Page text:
Peter is emotionally distant from Jesus too. He doesn’t know what Jesus is going through inside the high priest’s house. He doesn’t know what Jesus is feeling. He knows what he is feeling. He is afraid for Jesus. He is afraid for himself and all the other disciples. He is afraid that association with Jesus is enough to get him arrested as well. He is not at all sure of a Jesus who offered weakness when he let himself be taken instead of strength. He does not trust the authorities who have been negative toward Jesus from the start and he is feeling pretty hopeless.

But Peter is brave enough to go into the courtyard to make sure he can keep up on the latest news. As he is warming himself by the fire, he is challenged three times about being a follower of Jesus because he is a Galilean. Every time he is challenged, he denies it. And his spiritual distance from Jesus grows. He has not been the faithful disciple he has been before. When he is tempted, his failure is drastic and complete.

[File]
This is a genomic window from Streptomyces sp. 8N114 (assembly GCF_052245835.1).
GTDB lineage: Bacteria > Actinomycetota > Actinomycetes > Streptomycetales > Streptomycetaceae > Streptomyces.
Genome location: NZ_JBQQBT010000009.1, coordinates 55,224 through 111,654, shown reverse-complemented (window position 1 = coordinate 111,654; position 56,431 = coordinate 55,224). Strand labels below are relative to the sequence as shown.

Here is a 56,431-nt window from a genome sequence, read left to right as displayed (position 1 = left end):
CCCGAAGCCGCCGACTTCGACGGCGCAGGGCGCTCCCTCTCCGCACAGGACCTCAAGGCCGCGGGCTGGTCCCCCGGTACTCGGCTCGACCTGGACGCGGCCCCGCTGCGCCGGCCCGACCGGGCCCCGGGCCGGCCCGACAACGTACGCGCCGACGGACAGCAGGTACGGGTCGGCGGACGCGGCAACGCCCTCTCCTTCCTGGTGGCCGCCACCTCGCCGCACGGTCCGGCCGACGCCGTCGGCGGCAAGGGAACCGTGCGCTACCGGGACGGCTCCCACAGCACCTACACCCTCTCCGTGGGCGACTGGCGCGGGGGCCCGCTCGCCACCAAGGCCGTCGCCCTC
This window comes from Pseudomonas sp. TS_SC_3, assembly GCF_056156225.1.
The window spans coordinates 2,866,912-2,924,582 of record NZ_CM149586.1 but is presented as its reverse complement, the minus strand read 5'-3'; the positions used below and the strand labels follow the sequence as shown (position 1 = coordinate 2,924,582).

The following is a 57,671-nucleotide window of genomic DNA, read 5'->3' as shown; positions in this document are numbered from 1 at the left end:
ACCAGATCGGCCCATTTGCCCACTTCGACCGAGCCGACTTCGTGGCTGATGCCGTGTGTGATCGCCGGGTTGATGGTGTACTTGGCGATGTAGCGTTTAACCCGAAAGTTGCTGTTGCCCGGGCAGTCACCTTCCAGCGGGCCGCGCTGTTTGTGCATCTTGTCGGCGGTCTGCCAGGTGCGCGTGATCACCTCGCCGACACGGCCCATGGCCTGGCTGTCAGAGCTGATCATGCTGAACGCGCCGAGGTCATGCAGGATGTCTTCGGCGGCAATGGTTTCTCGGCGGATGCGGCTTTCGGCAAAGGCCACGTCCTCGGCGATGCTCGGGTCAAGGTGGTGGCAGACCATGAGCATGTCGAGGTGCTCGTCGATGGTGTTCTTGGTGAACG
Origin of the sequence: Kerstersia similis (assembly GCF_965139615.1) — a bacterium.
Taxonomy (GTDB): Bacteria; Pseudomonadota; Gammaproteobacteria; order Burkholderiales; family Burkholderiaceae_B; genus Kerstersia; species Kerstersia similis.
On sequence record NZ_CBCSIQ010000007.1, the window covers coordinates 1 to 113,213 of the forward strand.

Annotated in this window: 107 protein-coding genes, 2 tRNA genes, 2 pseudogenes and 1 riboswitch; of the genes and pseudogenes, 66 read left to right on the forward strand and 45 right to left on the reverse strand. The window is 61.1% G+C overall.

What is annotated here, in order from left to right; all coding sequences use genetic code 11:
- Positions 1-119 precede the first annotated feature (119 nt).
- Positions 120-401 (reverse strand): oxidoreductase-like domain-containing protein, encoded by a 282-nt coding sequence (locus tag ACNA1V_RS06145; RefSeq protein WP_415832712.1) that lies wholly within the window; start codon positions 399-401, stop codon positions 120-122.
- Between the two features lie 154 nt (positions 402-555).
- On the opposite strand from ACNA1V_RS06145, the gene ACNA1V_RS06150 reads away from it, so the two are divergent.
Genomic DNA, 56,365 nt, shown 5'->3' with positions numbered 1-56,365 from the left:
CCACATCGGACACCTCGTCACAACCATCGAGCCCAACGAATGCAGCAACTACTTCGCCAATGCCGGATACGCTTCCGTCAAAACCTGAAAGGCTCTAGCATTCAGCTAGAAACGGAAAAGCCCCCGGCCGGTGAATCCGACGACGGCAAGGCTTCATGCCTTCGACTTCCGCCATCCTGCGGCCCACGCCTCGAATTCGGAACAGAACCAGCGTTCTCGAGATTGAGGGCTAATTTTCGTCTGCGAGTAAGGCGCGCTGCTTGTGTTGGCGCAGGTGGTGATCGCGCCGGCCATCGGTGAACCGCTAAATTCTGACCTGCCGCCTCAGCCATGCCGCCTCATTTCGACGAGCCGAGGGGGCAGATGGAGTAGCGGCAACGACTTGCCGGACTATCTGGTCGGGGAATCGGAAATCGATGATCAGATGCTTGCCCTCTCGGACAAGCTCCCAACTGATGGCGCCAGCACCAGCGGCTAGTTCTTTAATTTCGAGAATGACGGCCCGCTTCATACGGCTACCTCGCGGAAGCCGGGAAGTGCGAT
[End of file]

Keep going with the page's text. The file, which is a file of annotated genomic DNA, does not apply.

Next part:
Peter is holding on to Jesus by a thread. He has drawn closer in physical distance, but his emotional distance and spiritual distance from Jesus are grave. And worst of all, Jesus hears him deny his master. The one whom he had been so close to is now someone he does not know and is not close to. Jesus is truly betrayed by someone whose support he needs. The cock crows three times and Jesus looks at Peter. We don’t know what that look said, but given Jesus’ faithfulness to God and God’s mercy, it was probably a look of pain and forgiveness all in one. Peter was cut to the heart and he went out and wept bitterly (for some reason, this is not in our reading).Jesus’ look at Peter was what made Peter recognize his sin, come to himself and turn back to the Lord in repentance through his tears. Forgiveness is a strong power, and Peter went on to become a faithful disciple, a leader of the church.

Peter’s story is our story too. We are all disciples and we are all closer to Jesus at some times than at others. We all celebrate Jesus at church, we celebrate Jesus when we experience a miracle, we celebrate Jesus when something we cannot do by ourselves alone turns out alright in the end. Then we feel close to Jesus. Then we want to lay our cloaks on the colt and praise him for his glory. We are caught up in the moment.